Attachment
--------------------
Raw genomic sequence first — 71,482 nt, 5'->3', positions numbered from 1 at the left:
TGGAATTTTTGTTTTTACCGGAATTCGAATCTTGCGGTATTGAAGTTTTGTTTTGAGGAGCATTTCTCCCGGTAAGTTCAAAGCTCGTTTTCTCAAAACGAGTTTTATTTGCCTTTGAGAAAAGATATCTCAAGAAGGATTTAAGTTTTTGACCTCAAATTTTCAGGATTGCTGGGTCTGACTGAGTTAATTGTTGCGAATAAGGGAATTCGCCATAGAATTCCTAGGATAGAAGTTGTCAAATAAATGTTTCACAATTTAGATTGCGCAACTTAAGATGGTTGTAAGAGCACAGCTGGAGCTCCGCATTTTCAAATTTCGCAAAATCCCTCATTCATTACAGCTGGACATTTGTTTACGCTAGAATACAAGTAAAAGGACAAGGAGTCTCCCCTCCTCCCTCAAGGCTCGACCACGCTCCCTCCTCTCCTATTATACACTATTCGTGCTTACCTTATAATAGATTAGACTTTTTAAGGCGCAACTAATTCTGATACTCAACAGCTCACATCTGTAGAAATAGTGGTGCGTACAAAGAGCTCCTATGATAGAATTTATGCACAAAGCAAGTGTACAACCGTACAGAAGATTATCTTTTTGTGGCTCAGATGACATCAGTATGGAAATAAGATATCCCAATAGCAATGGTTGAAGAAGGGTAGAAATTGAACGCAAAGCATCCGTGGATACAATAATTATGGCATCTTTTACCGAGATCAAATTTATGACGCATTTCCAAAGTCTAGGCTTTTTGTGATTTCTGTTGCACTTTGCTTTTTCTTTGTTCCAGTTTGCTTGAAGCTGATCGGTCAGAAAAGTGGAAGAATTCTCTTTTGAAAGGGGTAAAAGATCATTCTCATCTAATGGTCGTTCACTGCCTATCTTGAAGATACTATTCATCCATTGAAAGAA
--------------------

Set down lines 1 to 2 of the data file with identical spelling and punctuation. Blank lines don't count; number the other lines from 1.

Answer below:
Raw genomic sequence first — 71,482 nt, 5'->3', positions numbered from 1 at the left:
TGGAATTTTTGTTTTTACCGGAATTCGAATCTTGCGGTATTGAAGTTTTGTTTTGAGGAGCATTTCTCCCGGTAAGTTCAAAGCTCGTTTTCTCAAAACGAGTTTTATTTGCCTTTGAGAAAAGATATCTCAAGAAGGATTTAAGTTTTTGACCTCAAATTTTCAGGATTGCTGGGTCTGACTGAGTTAATTGTTGCGAATAAGGGAATTCGCCATAGAATTCCTAGGATAGAAGTTGTCAAATAAATGTTTCACAATTTAGATTGCGCAACTTAAGATGGTTGTAAGAGCACAGCTGGAGCTCCGCATTTTCAAATTTCGCAAAATCCCTCATTCATTACAGCTGGACATTTGTTTACGCTAGAATACAAGTAAAAGGACAAGGAGTCTCCCCTCCTCCCTCAAGGCTCGACCACGCTCCCTCCTCTCCTATTATACACTATTCGTGCTTACCTTATAATAGATTAGACTTTTTAAGGCGCAACTAATTCTGATACTCAACAGCTCACATCTGTAGAAATAGTGGTGCGTACAAAGAGCTCCTATGATAGAATTTATGCACAAAGCAAGTGTACAACCGTACAGAAGATTATCTTTTTGTGGCTCAGATGACATCAGTATGGAAATAAGATATCCCAATAGCAATGGTTGAAGAAGGGTAGAAATTGAACGCAAAGCATCCGTGGATACAATAATTATGGCATCTTTTACCGAGATCAAATTTATGACGCATTTCCAAAGTCTAGGCTTTTTGTGATTTCTGTTGCACTTTGCTTTTTCTTTGTTCCAGTTTGCTTGAAGCTGATCGGTCAGAAAAGTGGAAGAATTCTCTTTTGAAAGGGGTAAAAGATCATTCTCATCTAATGGTCGTTCACTGCCTATCTTGAAGATACTATTCATCCATTGAAAGAA